“The package man is a good person. He brings us presents that are not wrapped.” – Phoebe
A part of me wants to correct Phoebe. When a package arrives, we know what is coming. We purchased it, so it is not much of a present. And the package guy or gal is getting paid to do the job. But the more I pondered, she is right about packages and presents. Even though I track the delivery and I know what will be sitting on the doorstep… I am excited to see the box and instantly bust it open.
What does this have to say about the package man? Is he good? We live in a broken world. I do not want Phoebe to instantly embrace strangers, even if they hand out packages. Definitely not if they are handing out puppies (Part of my fear is that they may actually be handing out puppies… we do not need a dog!).
But as an adult what is the value of my jaded perspective? If packages are a little like presents, maybe people are too.
Originally we were made in God’s image. Broken though we are, we still bear remnants of that image. What if I approached people looking for their grace? Rather than their sin. This is easy for me as I approach some people, but hard with others.
A splendid blog was forwarded to me this morning. I write “splendid” because I agree with the post, which makes it easy for me to see the grace in the unknown author. The article mentions a few people with whom I often disagree, including Mark Driscoll. If you were not aware, Driscoll is stepping back as pastor of a large church because a myriad of controversies. The controversies come as no surprise to me. He often seemed driven by pride. His brash personality caused me to see only his faults rather than any talents. I may not celebrate his downfall, but neither do I grieve it… I confess it makes me a little smug.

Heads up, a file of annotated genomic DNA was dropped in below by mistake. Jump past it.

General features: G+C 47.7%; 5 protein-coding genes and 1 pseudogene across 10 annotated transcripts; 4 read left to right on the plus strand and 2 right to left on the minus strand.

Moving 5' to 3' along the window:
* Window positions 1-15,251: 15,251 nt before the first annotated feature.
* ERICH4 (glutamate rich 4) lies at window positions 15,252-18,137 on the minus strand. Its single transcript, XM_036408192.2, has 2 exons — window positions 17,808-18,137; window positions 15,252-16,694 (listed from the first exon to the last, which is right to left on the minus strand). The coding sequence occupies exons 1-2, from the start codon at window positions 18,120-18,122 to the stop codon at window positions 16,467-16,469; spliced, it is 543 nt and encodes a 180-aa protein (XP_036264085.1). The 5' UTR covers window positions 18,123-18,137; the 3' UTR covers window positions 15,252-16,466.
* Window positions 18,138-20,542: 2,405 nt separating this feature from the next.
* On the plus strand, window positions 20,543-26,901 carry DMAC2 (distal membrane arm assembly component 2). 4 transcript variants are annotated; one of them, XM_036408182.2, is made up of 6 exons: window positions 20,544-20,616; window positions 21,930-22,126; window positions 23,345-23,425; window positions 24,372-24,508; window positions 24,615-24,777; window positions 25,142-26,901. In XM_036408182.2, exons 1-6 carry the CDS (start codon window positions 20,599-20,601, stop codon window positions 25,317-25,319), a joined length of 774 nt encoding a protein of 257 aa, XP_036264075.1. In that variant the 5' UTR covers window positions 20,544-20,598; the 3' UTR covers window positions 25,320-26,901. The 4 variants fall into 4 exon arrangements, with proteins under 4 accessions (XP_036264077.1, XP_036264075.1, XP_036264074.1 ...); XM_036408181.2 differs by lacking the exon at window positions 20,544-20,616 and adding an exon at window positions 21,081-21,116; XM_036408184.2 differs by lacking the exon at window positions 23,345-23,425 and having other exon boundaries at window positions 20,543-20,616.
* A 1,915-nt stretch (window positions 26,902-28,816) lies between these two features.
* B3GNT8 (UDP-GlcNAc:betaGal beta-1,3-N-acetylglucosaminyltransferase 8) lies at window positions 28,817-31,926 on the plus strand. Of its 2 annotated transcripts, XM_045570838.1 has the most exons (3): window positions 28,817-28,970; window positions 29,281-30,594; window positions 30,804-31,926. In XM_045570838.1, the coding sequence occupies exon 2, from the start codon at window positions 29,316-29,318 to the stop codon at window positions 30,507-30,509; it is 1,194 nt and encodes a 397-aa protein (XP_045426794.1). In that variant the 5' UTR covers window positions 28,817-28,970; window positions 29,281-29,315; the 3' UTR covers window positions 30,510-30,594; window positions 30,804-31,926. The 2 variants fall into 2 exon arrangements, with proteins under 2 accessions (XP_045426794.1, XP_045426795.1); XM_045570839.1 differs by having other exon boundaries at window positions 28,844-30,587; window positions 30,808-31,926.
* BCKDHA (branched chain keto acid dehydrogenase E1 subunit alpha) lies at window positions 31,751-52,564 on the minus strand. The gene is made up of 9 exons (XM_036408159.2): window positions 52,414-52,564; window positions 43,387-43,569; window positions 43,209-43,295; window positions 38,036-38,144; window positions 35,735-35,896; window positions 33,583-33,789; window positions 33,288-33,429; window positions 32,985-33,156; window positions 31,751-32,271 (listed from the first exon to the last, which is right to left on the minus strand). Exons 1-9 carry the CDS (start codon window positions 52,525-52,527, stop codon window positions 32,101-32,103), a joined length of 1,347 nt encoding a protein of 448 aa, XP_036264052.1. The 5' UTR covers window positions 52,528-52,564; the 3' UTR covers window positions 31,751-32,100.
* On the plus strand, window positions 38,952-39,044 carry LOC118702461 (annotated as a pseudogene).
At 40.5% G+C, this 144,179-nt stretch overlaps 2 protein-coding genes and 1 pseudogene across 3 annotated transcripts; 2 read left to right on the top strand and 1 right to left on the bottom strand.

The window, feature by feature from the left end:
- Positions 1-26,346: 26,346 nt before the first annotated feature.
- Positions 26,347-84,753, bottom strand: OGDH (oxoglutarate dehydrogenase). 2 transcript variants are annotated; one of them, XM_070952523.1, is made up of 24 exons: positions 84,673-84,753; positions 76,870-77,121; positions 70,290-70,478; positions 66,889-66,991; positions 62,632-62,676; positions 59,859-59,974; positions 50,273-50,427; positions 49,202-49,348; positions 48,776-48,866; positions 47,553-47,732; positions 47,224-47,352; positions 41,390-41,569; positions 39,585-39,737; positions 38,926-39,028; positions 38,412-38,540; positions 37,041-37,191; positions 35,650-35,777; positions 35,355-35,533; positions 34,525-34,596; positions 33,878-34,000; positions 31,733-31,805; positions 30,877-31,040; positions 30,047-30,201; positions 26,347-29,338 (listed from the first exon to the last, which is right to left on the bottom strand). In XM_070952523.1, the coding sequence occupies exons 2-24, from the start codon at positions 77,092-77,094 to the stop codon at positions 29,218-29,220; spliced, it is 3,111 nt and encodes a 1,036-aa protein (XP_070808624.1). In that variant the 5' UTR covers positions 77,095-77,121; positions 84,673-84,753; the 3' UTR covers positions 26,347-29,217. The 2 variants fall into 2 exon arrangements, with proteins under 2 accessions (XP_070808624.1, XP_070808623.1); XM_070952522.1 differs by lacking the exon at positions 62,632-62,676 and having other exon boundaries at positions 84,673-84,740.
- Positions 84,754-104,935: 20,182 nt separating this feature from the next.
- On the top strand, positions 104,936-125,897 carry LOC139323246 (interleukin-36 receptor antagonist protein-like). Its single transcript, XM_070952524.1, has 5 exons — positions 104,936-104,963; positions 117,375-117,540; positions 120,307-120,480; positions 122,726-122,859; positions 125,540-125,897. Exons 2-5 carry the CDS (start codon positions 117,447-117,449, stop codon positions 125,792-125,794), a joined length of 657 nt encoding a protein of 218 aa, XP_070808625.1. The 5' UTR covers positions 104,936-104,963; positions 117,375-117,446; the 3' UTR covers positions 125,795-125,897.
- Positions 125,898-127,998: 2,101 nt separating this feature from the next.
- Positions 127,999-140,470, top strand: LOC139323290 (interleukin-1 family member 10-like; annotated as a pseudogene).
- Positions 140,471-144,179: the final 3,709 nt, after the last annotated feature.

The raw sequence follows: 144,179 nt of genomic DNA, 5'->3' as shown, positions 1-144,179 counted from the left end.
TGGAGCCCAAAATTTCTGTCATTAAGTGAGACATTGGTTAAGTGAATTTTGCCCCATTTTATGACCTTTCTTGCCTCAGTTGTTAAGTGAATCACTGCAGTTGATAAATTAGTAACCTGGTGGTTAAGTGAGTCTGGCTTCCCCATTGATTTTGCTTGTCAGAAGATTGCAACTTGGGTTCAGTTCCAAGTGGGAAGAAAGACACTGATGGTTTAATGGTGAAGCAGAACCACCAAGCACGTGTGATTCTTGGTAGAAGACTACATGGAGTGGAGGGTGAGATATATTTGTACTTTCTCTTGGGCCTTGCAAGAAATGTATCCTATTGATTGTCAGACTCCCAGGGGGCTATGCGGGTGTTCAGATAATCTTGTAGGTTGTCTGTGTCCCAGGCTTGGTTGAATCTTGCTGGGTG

God knows humanity is hopelessly lost. Yet I do not believe our brokenness is God’s focus. In our darkness He does not repeat an “I told you so” about the fruit. Instead the Savior notices glimmers of potential lost. With this vision set before Him, the light came and the cross was endured.
What if I approached my neighbor – even the one who drives me nuts – in the same way? What if I saw them as beloved, a worthy child of God? Through God’s eyes each person becomes a gift.
Including my smug-self… (A good reminder, I felt a little crusty after writing this blog.)